In his current exhibition, Cordy Ryman: Constellations, at Freight + Volume, Ryman’s debut with this storefront gallery on the Lower East Side, the artist made a specific installation for each of its three joined spaces. “Hall Wave II” (2021) narrows and evens out the long, irregular space of the first room. The installation consists of an undulating row of two-by-four planks leaned against an elevated support a considerable distance from the wall, shrinking the room’s navigable space.
I was reminded of “Melville” (2016), a row of evenly spaced two by fours, which Ryman installed along the left wall of the main gallery at Zürcher (September 15–October 30, 2016), in a more upright position. In that exhibition, which I reviewed, he painted the two by fours white on the three outward-facing sides and fluorescent red on the wall-facing side. The fence-like installation cast a pink glow on the wall behind it.
Ryman also painted “Hall Wave II”’s boards white on three sides and fluorescent red on the back, but he left the knotholes in the wood untouched. The boards extend further into the space than those in the Zürcher show. In fact, when I reached the far end of the installation, I turned around and looked down the open space, which was wide enough to enter and walk along the inside of the installation, though I was unsure if it would be possible to turn around, partly because of the vertical supports, so I did not try.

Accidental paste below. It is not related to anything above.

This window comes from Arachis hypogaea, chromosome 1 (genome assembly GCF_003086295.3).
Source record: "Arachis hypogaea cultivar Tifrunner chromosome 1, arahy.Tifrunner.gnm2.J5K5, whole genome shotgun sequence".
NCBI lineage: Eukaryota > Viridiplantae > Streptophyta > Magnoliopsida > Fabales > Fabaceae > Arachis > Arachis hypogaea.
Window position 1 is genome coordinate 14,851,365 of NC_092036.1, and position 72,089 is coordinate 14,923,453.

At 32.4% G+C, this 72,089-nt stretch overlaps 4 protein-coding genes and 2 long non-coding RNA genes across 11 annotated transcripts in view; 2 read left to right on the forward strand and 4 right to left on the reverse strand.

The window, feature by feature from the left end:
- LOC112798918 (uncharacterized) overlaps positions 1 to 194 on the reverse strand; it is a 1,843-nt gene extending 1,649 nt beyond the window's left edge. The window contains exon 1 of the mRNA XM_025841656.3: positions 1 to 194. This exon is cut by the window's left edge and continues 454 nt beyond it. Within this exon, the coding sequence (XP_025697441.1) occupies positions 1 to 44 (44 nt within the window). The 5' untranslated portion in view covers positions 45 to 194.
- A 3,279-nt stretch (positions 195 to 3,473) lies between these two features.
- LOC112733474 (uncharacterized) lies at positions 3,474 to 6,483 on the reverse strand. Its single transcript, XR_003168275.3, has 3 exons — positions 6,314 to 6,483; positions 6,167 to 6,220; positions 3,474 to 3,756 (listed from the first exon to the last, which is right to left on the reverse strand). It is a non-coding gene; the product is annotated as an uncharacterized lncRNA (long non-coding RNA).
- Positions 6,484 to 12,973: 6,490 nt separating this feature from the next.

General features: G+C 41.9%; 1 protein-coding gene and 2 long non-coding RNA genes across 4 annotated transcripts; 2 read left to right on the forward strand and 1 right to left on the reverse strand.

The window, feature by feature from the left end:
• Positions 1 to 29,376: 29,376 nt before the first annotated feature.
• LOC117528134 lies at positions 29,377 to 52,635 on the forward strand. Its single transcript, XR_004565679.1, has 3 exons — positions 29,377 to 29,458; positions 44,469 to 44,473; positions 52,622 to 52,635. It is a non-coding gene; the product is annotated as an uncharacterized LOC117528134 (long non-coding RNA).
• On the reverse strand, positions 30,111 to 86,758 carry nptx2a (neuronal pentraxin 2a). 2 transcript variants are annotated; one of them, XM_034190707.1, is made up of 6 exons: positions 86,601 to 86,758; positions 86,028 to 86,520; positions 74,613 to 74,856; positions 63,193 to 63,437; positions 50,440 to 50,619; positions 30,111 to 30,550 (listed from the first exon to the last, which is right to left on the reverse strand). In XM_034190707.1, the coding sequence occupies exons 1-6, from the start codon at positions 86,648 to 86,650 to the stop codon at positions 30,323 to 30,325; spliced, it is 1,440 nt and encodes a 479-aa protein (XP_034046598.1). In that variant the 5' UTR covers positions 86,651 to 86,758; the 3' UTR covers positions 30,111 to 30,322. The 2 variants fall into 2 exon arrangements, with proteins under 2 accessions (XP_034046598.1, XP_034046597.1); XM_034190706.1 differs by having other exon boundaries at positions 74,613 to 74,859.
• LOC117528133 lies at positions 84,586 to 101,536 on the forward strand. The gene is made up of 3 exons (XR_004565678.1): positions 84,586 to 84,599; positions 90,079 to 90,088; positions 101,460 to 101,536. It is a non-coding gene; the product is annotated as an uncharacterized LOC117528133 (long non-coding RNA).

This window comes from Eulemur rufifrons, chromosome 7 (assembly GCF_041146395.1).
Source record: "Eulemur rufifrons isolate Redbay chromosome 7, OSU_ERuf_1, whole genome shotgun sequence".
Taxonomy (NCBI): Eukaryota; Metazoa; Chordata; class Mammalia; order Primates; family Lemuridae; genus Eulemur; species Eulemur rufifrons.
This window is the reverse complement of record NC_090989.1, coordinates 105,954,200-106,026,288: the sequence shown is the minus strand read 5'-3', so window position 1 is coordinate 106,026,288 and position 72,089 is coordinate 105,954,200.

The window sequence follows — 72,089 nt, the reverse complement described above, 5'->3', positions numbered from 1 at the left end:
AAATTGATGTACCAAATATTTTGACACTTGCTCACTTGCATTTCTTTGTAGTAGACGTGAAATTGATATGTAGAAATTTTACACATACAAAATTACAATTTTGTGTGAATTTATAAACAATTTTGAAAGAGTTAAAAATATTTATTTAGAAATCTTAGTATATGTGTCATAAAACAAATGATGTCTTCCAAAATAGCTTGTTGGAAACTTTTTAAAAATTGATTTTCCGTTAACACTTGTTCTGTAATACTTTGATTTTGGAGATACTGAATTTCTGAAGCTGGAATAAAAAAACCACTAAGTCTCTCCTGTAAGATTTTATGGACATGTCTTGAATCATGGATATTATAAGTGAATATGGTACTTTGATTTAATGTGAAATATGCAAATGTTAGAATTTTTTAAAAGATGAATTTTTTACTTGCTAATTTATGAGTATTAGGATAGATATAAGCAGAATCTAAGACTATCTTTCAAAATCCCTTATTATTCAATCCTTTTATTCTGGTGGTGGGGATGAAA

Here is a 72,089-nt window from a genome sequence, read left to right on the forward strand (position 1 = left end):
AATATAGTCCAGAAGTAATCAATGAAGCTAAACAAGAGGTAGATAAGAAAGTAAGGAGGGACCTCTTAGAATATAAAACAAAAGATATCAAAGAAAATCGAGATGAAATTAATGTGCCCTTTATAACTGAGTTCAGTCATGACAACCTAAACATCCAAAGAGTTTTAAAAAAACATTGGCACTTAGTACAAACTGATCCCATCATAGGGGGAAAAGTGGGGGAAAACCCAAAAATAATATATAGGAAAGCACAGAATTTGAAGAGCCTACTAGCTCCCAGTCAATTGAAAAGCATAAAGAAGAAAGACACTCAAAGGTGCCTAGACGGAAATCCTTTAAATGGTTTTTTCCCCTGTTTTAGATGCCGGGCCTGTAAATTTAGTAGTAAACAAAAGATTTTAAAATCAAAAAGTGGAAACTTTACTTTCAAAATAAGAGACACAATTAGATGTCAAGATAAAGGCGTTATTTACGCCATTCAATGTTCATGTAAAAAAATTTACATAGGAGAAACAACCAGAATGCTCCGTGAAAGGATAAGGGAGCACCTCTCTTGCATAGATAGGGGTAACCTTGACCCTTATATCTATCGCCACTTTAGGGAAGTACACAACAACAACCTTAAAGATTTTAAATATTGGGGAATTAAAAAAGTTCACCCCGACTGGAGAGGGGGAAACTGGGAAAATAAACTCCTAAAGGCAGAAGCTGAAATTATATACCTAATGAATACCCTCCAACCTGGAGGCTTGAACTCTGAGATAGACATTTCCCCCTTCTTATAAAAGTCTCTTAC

By not painting over the knotholes, Ryman slows us down and makes us, or this viewer at least, aware that, for all their uniformity, none of the boards are exactly alike.
It also occurred to me that Ryman is gently reframing and pushing back against his legacy, and determinedly making a space for his own work. He is the middle son of the artist Robert Ryman (1930-2019), who was married to two strong women, Lucy Lippard and Merrill Wagner. Wagner, who is an artist, is his mother.
While his father explored materials, surfaces, and processes, he was known for what he achieved with white paint. He would never have used fluorescent red or explored the possibilities of the glow it can cast on the wall it faces.